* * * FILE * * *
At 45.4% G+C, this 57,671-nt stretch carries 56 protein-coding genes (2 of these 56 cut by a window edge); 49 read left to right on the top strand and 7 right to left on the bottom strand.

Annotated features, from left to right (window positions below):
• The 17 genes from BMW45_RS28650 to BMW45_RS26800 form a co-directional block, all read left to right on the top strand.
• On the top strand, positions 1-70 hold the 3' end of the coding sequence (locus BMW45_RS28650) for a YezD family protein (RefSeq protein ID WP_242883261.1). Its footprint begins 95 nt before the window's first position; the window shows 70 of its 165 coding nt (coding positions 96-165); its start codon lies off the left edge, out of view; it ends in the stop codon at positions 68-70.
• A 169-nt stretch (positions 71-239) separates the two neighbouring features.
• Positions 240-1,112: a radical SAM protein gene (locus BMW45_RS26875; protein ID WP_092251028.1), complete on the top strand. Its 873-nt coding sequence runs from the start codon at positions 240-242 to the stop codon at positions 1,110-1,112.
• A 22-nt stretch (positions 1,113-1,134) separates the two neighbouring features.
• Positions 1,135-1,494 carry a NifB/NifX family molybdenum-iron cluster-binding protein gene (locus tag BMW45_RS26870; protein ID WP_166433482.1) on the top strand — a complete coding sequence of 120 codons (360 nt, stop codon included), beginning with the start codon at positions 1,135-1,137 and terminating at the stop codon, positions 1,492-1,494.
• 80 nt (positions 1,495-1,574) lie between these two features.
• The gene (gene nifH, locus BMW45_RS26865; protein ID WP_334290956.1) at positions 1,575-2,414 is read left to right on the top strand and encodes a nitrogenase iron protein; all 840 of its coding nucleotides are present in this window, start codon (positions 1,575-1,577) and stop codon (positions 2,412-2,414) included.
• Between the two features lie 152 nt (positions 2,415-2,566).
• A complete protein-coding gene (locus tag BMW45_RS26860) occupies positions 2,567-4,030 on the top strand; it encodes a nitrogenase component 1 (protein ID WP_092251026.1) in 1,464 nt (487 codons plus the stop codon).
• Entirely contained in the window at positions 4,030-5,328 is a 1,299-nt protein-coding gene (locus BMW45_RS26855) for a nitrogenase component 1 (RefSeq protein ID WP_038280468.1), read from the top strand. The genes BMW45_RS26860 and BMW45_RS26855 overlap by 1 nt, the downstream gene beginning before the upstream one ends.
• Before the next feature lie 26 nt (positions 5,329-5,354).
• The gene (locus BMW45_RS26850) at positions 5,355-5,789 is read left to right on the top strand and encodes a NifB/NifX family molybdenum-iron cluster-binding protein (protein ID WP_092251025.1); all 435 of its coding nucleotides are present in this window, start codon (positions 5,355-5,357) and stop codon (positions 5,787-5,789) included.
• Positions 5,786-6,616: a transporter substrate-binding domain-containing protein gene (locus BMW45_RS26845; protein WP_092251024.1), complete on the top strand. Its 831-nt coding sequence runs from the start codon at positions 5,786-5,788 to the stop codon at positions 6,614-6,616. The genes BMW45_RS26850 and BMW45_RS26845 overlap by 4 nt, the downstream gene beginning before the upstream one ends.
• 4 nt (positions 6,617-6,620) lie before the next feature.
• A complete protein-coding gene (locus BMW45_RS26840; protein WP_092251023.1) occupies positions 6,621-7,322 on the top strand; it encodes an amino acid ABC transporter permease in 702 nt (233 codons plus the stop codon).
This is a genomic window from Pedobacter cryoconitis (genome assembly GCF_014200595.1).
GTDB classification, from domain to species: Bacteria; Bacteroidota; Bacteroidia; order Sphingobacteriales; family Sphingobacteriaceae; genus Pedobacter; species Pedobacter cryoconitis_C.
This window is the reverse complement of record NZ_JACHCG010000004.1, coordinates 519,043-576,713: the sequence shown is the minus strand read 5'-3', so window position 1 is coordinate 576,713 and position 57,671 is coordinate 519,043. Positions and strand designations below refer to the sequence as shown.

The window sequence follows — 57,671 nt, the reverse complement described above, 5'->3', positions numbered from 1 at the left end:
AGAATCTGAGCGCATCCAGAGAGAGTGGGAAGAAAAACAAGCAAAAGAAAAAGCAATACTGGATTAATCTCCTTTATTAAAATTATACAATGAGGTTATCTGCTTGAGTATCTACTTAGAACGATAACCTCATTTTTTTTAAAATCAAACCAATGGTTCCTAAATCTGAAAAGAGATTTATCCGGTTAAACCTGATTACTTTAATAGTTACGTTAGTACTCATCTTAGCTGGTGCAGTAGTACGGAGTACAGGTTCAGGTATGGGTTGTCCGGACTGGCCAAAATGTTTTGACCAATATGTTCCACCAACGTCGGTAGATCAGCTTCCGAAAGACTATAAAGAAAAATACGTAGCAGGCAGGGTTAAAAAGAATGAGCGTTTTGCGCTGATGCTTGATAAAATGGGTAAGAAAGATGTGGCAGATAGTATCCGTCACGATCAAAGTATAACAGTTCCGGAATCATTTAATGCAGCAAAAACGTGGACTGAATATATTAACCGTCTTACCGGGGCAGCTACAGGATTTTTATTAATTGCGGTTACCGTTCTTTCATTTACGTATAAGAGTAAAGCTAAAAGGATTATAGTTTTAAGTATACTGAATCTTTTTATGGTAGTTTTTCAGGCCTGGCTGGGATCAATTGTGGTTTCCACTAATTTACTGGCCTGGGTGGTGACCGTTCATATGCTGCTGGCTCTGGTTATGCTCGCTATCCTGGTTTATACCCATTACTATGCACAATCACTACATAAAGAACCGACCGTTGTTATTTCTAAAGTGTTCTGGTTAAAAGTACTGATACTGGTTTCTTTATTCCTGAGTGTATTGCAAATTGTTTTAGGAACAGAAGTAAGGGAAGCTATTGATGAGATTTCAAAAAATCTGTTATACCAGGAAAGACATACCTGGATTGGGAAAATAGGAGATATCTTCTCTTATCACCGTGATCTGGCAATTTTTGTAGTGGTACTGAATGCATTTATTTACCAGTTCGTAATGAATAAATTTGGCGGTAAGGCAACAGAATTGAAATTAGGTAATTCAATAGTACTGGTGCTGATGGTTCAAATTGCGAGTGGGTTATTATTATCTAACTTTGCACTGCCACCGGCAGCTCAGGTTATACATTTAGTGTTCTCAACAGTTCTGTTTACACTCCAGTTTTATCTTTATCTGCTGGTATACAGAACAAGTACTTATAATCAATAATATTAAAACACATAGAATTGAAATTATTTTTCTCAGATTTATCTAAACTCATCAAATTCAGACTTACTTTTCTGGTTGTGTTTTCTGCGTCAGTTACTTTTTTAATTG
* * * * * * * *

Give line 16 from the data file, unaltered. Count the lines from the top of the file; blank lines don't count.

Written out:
• Positions 5,786-6,616: a transporter substrate-binding domain-containing protein gene (locus BMW45_RS26845; protein WP_092251024.1), complete on the top strand. Its 831-nt coding sequence runs from the start codon at positions 5,786-5,788 to the stop codon at positions 6,614-6,616. The genes BMW45_RS26850 and BMW45_RS26845 overlap by 4 nt, the downstream gene beginning before the upstream one ends.